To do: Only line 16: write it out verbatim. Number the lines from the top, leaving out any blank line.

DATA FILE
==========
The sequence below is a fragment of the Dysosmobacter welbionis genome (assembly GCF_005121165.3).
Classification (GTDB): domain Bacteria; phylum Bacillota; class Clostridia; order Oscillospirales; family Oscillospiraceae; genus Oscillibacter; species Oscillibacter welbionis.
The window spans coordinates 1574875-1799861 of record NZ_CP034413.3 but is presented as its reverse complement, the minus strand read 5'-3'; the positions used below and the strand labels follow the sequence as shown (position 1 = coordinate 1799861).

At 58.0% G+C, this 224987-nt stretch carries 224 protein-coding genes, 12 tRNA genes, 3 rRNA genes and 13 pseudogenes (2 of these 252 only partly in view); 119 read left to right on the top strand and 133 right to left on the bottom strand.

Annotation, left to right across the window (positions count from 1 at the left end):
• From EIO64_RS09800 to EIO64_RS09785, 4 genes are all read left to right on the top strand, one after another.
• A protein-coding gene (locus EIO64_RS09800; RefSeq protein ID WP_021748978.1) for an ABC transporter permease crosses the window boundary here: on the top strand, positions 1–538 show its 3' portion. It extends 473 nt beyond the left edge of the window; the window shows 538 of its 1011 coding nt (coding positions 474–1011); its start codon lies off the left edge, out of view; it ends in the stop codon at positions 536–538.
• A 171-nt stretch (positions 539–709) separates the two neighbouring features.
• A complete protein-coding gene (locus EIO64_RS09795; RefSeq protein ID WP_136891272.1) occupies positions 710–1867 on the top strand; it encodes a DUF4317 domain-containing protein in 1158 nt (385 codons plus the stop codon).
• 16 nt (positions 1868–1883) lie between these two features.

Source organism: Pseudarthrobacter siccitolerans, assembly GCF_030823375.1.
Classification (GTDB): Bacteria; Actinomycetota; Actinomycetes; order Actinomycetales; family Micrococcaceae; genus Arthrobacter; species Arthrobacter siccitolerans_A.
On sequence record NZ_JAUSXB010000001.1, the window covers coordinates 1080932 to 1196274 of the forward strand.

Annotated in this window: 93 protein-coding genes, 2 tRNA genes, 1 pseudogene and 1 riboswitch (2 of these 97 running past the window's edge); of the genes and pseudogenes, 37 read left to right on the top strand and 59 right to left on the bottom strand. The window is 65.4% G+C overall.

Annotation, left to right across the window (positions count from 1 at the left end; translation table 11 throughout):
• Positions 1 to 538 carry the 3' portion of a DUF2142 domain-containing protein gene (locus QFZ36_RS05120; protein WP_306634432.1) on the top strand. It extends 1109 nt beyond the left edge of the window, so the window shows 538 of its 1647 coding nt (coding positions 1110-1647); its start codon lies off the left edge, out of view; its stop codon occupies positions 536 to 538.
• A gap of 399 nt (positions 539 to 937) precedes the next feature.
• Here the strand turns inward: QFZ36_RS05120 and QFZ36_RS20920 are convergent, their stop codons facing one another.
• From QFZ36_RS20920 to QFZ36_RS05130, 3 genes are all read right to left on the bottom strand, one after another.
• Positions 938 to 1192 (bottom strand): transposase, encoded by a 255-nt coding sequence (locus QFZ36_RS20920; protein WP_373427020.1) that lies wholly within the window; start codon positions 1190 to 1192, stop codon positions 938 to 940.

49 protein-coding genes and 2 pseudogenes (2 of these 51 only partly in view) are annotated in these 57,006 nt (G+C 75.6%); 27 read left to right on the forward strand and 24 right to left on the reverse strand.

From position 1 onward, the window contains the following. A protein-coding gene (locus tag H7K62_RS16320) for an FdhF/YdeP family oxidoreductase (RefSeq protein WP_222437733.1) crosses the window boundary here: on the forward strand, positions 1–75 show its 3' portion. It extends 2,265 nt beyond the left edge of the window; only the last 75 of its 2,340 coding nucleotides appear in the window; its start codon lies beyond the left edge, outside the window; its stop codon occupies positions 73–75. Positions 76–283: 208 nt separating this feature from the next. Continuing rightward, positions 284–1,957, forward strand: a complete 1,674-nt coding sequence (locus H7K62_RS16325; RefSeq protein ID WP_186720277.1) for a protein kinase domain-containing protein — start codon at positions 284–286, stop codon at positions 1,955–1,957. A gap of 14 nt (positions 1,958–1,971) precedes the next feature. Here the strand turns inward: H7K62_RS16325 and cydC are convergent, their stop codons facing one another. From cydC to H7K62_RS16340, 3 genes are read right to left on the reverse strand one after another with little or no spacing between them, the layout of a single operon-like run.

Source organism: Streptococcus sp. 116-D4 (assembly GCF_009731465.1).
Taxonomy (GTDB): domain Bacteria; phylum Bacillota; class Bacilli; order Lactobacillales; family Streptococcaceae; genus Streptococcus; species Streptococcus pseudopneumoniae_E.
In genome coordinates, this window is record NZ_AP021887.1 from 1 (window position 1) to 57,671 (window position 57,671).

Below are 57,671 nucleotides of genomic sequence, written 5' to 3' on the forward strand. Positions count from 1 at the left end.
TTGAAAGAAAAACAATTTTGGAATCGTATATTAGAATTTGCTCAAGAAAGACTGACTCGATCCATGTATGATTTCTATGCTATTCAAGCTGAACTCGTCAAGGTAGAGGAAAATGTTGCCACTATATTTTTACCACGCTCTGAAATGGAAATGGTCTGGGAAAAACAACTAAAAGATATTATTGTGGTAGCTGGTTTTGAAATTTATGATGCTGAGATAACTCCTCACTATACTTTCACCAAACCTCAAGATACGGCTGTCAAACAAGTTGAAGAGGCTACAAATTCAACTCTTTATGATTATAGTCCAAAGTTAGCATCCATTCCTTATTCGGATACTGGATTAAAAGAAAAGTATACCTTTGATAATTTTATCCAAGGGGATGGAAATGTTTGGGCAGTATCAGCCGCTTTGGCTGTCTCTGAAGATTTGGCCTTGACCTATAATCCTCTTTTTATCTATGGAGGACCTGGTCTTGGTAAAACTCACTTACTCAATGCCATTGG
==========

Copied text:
• Positions 1 to 538 carry the 3' portion of a DUF2142 domain-containing protein gene (locus QFZ36_RS05120; protein WP_306634432.1) on the top strand. It extends 1109 nt beyond the left edge of the window, so the window shows 538 of its 1647 coding nt (coding positions 1110-1647); its start codon lies off the left edge, out of view; its stop codon occupies positions 536 to 538.